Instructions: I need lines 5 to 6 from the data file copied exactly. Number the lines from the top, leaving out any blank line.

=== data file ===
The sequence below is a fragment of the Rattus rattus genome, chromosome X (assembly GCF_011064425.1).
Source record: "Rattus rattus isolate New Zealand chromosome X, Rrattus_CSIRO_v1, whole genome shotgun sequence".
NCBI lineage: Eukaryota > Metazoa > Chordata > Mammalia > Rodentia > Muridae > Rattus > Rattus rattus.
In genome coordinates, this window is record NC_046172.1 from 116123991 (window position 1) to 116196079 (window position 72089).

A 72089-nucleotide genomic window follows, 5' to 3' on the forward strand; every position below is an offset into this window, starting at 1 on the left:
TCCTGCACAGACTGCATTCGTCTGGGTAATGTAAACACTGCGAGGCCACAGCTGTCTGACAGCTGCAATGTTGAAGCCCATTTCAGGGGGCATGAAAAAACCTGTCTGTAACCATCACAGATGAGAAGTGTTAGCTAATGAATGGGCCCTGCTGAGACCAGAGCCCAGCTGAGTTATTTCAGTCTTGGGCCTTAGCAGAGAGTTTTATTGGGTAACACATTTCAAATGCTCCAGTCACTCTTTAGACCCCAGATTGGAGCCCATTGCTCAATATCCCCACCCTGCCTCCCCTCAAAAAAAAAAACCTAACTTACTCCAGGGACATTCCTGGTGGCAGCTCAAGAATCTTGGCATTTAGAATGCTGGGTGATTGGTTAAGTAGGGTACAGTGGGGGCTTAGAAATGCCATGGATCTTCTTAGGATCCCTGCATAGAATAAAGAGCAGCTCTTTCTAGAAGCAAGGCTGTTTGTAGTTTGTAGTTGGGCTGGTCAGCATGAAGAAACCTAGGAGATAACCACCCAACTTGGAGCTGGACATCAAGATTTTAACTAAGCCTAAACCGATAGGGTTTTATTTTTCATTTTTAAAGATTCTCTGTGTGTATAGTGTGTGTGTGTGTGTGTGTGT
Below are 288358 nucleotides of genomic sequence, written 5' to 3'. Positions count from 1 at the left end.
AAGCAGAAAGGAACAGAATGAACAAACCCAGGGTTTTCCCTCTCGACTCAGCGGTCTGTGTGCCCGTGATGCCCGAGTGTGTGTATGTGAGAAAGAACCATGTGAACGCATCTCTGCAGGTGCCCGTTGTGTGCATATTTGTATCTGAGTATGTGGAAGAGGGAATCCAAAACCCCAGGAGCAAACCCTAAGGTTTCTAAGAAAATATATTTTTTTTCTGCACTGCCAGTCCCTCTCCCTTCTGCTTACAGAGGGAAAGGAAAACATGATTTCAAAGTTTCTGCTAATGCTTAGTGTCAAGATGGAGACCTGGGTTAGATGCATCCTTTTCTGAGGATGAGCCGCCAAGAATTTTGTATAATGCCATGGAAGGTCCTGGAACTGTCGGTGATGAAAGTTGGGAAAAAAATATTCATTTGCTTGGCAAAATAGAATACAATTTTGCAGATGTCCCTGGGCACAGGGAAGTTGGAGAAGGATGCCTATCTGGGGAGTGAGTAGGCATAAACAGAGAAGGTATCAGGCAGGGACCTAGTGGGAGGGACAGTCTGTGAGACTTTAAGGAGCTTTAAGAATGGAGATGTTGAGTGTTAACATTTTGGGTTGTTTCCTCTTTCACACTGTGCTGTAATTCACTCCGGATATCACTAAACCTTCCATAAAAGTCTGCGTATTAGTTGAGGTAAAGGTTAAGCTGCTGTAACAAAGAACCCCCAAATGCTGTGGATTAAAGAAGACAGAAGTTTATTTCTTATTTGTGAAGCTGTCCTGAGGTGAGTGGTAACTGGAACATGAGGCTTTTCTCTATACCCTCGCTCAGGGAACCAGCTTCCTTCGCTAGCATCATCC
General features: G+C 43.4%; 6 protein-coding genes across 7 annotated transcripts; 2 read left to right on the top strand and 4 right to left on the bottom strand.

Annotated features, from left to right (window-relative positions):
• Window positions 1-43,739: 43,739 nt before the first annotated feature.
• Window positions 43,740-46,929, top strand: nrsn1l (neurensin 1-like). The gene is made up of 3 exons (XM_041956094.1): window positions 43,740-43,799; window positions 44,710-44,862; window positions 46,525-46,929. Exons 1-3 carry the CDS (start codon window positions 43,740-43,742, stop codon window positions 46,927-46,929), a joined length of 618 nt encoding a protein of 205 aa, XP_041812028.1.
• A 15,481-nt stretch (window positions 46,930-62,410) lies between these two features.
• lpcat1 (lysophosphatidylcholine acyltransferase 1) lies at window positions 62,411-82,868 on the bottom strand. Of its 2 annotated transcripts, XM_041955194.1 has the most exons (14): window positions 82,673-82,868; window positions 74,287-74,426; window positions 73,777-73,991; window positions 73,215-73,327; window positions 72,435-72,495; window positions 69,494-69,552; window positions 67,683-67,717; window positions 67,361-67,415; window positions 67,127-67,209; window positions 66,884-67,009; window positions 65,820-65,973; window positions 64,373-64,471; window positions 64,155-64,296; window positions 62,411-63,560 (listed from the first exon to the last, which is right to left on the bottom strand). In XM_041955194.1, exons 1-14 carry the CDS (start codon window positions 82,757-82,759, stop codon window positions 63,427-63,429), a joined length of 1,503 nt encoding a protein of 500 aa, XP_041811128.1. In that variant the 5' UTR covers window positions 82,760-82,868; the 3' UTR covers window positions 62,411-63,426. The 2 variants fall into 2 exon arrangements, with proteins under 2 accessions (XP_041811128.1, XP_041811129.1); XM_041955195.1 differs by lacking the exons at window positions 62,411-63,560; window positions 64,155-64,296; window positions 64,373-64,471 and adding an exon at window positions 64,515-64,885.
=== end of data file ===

A 72089-nucleotide genomic window follows, 5' to 3' on the forward strand; every position below is an offset into this window, starting at 1 on the left:
TCCTGCACAGACTGCATTCGTCTGGGTAATGTAAACACTGCGAGGCCACAGCTGTCTGACAGCTGCAATGTTGAAGCCCATTTCAGGGGGCATGAAAAAACCTGTCTGTAACCATCACAGATGAGAAGTGTTAGCTAATGAATGGGCCCTGCTGAGACCAGAGCCCAGCTGAGTTATTTCAGTCTTGGGCCTTAGCAGAGAGTTTTATTGGGTAACACATTTCAAATGCTCCAGTCACTCTTTAGACCCCAGATTGGAGCCCATTGCTCAATATCCCCACCCTGCCTCCCCTCAAAAAAAAAAACCTAACTTACTCCAGGGACATTCCTGGTGGCAGCTCAAGAATCTTGGCATTTAGAATGCTGGGTGATTGGTTAAGTAGGGTACAGTGGGGGCTTAGAAATGCCATGGATCTTCTTAGGATCCCTGCATAGAATAAAGAGCAGCTCTTTCTAGAAGCAAGGCTGTTTGTAGTTTGTAGTTGGGCTGGTCAGCATGAAGAAACCTAGGAGATAACCACCCAACTTGGAGCTGGACATCAAGATTTTAACTAAGCCTAAACCGATAGGGTTTTATTTTTCATTTTTAAAGATTCTCTGTGTGTATAGTGTGTGTGTGTGTGTGTGTGT